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Bounded Sequence, Cauchy

  1. Sep 17, 2007 #1
    1. The problem statement, all variables and given/known data

    Prove that if {a[tex]_{n}[/tex]} is a sequence of rational numbers such that {a[tex]_{n+1}[/tex]} > {a[tex]_{n}[/tex]} for all n [tex]\in[/tex] [tex]\textbf{N}[/tex] and there exists an M[tex]\in[/tex] [tex]\textbf{Q}[/tex] such that {a[tex]_{n}[/tex]} [tex]\leq[/tex] M for all n [tex]\in[/tex] [tex]\textbf{N}[/tex], then {a[tex]_{n}[/tex]} is a Cauchy sequence of rational numbers.

    2. Relevant equations
    Do not use the least upper bound property.

    A sequence is Cauchy in the rational numbers if [tex]\exists[/tex] an N [tex]\in[/tex][tex]\textbf{N}[/tex], such that |{a[tex]_{n}[/tex]} - {a[tex]_{m}[/tex]} | < [tex]\epsilon[/tex] for all n, m [tex]\geq[/tex] N.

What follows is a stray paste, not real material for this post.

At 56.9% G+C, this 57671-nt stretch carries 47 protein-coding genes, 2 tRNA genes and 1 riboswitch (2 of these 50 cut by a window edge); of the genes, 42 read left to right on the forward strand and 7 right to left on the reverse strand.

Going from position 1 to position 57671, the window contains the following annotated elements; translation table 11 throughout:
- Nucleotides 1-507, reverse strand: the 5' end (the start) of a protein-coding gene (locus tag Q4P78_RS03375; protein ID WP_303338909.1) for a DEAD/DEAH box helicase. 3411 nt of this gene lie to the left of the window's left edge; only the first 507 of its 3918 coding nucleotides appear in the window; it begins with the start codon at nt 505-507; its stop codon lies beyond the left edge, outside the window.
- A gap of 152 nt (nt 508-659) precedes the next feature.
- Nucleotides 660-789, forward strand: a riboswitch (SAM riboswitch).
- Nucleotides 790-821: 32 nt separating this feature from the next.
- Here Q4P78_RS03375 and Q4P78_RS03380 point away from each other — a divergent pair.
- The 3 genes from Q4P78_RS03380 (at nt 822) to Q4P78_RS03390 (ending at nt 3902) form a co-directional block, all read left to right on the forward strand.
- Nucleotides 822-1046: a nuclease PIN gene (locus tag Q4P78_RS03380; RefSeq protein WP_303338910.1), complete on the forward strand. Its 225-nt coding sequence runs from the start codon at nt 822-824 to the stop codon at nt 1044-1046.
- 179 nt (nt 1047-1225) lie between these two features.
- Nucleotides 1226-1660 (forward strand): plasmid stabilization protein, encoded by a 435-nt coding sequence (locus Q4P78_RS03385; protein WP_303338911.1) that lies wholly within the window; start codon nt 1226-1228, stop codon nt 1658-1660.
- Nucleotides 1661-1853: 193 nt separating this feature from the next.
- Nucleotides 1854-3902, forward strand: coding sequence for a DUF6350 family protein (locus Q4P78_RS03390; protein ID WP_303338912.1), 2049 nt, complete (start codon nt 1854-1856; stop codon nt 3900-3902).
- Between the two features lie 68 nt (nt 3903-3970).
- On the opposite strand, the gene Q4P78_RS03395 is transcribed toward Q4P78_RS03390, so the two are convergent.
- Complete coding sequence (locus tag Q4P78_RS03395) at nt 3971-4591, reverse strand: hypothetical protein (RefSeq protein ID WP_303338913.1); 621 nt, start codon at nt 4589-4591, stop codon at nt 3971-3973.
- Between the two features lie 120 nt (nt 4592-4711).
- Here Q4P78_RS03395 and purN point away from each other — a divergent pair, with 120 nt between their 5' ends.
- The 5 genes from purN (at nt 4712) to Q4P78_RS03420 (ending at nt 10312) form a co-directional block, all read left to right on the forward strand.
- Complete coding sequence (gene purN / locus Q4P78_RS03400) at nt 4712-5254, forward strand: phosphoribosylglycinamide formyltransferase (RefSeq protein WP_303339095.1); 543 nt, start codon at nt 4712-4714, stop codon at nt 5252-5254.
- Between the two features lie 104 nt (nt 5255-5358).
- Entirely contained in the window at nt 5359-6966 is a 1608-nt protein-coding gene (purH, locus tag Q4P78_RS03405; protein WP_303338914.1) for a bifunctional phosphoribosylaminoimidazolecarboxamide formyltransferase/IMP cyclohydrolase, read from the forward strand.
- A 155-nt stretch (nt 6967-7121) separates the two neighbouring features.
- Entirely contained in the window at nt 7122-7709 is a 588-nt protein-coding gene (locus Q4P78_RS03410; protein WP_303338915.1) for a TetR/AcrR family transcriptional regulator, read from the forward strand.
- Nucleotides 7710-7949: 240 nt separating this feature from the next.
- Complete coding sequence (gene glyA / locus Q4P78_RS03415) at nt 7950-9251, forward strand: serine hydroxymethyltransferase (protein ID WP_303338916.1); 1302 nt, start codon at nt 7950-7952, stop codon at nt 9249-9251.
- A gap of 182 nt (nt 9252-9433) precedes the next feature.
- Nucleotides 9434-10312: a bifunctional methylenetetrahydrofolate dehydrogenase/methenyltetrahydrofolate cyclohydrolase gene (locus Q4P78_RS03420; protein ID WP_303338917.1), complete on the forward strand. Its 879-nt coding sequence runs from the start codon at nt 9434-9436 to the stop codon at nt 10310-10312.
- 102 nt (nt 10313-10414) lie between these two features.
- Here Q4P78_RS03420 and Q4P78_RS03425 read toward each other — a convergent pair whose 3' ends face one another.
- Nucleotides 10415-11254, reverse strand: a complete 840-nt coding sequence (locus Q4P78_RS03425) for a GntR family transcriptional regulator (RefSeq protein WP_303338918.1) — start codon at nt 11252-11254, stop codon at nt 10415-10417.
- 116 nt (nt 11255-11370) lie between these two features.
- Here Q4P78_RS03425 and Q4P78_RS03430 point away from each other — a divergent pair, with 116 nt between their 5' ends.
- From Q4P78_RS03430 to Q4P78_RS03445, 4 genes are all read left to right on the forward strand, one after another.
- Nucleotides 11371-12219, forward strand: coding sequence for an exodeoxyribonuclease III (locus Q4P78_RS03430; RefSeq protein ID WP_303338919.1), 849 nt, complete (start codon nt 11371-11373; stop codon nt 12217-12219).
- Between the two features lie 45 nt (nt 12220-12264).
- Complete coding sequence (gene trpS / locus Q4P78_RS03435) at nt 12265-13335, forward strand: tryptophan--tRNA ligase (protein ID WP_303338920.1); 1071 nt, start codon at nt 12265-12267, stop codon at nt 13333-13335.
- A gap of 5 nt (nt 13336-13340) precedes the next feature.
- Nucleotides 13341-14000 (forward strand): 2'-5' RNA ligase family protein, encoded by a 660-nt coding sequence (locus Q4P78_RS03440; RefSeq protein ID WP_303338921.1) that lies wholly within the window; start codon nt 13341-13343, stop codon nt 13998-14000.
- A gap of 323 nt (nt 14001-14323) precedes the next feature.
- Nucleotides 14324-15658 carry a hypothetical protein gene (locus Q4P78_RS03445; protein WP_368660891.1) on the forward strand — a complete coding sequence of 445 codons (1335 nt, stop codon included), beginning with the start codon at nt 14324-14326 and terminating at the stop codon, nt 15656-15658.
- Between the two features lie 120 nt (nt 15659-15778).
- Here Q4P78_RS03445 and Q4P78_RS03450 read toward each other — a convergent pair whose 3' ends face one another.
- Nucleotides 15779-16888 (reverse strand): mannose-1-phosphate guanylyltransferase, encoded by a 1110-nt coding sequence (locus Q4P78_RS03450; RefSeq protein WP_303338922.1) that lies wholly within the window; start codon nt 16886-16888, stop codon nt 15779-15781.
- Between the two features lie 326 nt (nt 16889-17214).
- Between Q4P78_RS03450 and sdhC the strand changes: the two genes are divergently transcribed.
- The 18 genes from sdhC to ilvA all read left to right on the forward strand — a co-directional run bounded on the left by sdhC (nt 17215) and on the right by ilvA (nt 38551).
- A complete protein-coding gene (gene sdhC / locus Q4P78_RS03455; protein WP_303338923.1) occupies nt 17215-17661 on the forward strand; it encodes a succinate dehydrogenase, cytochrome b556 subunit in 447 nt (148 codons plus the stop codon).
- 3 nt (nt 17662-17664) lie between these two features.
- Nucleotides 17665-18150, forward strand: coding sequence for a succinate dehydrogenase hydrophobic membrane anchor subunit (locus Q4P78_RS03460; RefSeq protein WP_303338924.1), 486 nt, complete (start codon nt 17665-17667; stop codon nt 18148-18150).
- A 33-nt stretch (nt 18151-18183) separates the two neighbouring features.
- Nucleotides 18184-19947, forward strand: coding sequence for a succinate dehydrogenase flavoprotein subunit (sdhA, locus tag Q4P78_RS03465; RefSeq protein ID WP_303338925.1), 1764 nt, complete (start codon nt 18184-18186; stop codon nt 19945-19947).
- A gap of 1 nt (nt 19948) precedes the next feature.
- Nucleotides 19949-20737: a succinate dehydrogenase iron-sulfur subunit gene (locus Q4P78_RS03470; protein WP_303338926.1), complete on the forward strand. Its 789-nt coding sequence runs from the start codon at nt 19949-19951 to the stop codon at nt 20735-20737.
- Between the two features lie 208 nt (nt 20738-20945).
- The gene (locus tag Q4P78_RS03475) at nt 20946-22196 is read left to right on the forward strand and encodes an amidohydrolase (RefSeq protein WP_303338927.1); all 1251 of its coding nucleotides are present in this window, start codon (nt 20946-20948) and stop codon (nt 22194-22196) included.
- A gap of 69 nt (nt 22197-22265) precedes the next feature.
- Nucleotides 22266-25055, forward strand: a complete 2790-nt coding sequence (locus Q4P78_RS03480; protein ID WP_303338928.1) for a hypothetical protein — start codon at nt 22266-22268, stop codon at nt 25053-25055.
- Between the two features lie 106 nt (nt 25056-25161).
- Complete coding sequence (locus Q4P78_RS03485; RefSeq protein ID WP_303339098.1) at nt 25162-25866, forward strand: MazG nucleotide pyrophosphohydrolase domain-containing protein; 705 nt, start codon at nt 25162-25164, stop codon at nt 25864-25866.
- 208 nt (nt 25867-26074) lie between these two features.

If a sequence converges, it is Cauchy.

    3. The attempt at a solution

    I understand why this is true, but I am having trouble formulating the math to do a proof behind it. I can see that if the sequence never gets bigger than M, and that it is strictly increasing, the sequence must start converging and be Cauchy, but I'm kind of confused at how to start doing the epsilon stuff.


    Edit: I'm not sure why those are showing up as superscripts. They are supposed to be subscripts.
    Last edited: Sep 17, 2007
  2. jcsd
  3. Sep 17, 2007 #2
    someone please heeeeeeelp
  4. Sep 18, 2007 #3
    try a proof by contradiction.
    suppose [tex] a_n [/tex] is no cauchy sequence.For a fixed [tex] \epsilon > 0 [/tex]show there is a subsequence [tex] b_n [/tex] of [tex] a_n[/tex] such that
    [tex] b_{n+1} > b_n + \epsilon [/tex]
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